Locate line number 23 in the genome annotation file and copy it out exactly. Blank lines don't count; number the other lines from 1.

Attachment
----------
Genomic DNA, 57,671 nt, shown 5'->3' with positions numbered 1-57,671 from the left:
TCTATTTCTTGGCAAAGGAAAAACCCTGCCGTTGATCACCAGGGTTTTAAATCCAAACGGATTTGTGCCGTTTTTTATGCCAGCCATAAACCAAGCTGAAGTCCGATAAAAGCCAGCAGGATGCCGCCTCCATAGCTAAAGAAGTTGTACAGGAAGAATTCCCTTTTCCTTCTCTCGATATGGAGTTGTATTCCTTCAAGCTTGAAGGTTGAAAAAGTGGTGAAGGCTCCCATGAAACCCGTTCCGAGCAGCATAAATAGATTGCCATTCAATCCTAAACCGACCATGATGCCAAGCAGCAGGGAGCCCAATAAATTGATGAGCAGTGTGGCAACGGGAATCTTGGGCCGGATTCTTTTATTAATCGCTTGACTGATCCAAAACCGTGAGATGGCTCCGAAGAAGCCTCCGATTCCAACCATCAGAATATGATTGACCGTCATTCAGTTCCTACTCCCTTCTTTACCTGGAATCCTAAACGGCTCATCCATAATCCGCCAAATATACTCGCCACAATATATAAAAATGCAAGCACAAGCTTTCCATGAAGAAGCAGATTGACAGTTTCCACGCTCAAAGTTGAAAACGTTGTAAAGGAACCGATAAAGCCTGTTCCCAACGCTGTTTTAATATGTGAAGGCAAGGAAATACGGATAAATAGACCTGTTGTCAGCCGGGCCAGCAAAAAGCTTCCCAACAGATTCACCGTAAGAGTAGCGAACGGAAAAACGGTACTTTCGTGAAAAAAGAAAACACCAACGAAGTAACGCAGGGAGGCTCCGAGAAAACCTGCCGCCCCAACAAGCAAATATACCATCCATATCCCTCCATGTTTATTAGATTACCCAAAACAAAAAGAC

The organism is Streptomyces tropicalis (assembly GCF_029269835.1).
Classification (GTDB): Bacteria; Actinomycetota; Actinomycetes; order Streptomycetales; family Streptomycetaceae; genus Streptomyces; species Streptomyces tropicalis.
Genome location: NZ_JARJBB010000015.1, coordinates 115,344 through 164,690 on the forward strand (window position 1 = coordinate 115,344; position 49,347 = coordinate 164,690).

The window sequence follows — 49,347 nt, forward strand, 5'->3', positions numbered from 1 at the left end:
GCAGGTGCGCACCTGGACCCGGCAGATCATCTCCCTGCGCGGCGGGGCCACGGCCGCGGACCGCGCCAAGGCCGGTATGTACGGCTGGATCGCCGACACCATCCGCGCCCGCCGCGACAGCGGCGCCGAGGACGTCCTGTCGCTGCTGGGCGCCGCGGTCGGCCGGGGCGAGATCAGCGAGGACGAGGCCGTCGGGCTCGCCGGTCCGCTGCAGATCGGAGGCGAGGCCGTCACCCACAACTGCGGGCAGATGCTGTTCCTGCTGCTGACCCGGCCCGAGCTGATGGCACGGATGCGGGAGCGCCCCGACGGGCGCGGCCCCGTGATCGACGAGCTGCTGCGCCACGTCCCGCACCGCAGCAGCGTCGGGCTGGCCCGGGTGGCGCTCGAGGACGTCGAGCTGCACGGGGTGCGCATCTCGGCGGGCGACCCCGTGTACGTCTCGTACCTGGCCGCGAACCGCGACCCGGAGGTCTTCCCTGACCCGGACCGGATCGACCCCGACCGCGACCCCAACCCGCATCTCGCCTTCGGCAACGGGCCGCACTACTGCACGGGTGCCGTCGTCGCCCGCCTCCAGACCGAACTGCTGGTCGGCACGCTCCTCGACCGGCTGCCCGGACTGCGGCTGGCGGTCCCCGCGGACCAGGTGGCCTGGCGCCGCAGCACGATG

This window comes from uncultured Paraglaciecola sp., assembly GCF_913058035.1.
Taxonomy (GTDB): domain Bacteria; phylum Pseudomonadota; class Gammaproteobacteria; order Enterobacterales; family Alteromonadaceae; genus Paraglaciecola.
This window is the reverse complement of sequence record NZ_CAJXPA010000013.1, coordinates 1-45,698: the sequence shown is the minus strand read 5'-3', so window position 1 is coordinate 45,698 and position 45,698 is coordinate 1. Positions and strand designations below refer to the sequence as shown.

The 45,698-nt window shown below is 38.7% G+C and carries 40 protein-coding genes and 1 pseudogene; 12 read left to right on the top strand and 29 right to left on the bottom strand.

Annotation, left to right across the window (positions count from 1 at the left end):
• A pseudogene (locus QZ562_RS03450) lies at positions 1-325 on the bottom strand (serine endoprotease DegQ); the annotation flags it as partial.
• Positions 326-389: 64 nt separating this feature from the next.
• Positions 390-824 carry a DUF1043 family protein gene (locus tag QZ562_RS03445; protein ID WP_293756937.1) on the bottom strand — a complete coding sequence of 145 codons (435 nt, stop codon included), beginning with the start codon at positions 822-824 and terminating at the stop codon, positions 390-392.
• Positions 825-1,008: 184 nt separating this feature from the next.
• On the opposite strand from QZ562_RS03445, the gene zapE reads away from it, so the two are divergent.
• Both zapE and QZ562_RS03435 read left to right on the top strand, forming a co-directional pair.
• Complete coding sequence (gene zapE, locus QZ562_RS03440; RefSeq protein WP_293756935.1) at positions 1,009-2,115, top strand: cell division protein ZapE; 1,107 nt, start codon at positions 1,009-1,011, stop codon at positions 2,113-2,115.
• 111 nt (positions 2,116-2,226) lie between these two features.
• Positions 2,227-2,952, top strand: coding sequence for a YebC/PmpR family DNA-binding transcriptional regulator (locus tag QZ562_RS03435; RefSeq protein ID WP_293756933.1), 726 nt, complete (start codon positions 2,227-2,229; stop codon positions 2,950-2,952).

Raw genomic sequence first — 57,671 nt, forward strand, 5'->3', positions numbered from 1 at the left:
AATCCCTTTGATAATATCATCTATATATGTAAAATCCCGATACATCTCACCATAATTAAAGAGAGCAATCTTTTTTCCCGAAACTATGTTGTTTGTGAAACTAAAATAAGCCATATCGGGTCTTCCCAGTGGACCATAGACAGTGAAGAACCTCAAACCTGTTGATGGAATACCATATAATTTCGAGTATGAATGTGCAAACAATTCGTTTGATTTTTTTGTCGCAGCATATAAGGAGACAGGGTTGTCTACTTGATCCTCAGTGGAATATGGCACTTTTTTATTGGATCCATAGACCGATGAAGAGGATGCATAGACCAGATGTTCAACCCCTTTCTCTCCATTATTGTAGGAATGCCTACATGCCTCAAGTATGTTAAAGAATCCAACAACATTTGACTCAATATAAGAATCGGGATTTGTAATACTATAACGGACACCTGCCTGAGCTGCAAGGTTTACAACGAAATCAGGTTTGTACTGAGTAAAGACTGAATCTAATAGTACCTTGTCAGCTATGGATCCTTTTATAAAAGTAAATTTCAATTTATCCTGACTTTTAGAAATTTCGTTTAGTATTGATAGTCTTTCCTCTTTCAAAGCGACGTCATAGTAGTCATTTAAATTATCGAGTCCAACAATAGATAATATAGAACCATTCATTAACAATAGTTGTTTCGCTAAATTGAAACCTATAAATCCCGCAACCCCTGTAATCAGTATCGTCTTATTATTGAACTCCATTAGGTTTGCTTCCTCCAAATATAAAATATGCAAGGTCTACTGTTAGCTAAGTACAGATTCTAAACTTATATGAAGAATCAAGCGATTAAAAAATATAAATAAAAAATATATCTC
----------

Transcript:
AATCCCTTTGATAATATCATCTATATATGTAAAATCCCGATACATCTCACCATAATTAAAGAGAGCAATCTTTTTTCCCGAAACTATGTTGTTTGTGAAACTAAAATAAGCCATATCGGGTCTTCCCAGTGGACCATAGACAGTGAAGAACCTCAAACCTGTTGATGGAATACCATATAATTTCGAGTATGAATGTGCAAACAATTCGTTTGATTTTTTTGTCGCAGCATATAAGGAGACAGGGTTGTCTACTTGATCCTCAGTGGAATATGGCACTTTTTTATTGGATCCATAGACCGATGAAGAGGATGCATAGACCAGATGTTCAACCCCTTTCTCTCCATTATTGTAGGAATGCCTACATGCCTCAAGTATGTTAAAGAATCCAACAACATTTGACTCAATATAAGAATCGGGATTTGTAATACTATAACGGACACCTGCCTGAGCTGCAAGGTTTACAACGAAATCAGGTTTGTACTGAGTAAAGACTGAATCTAATAGTACCTTGTCAGCTATGGATCCTTTTATAAAAGTAAATTTCAATTTATCCTGACTTTTAGAAATTTCGTTTAGTATTGATAGTCTTTCCTCTTTCAAAGCGACGTCATAGTAGTCATTTAAATTATCGAGTCCAACAATAGATAATATAGAACCATTCATTAACAATAGTTGTTTCGCTAAATTGAAACCTATAAATCCCGCAACCCCTGTAATCAGTATCGTCTTATTATTGAACTCCATTAGGTTTGCTTCCTCCAAATATAAAATATGCAAGGTCTACTGTTAGCTAAGTACAGATTCTAAACTTATATGAAGAATCAAGCGATTAAAAAATATAAATAAAAAATATATCTC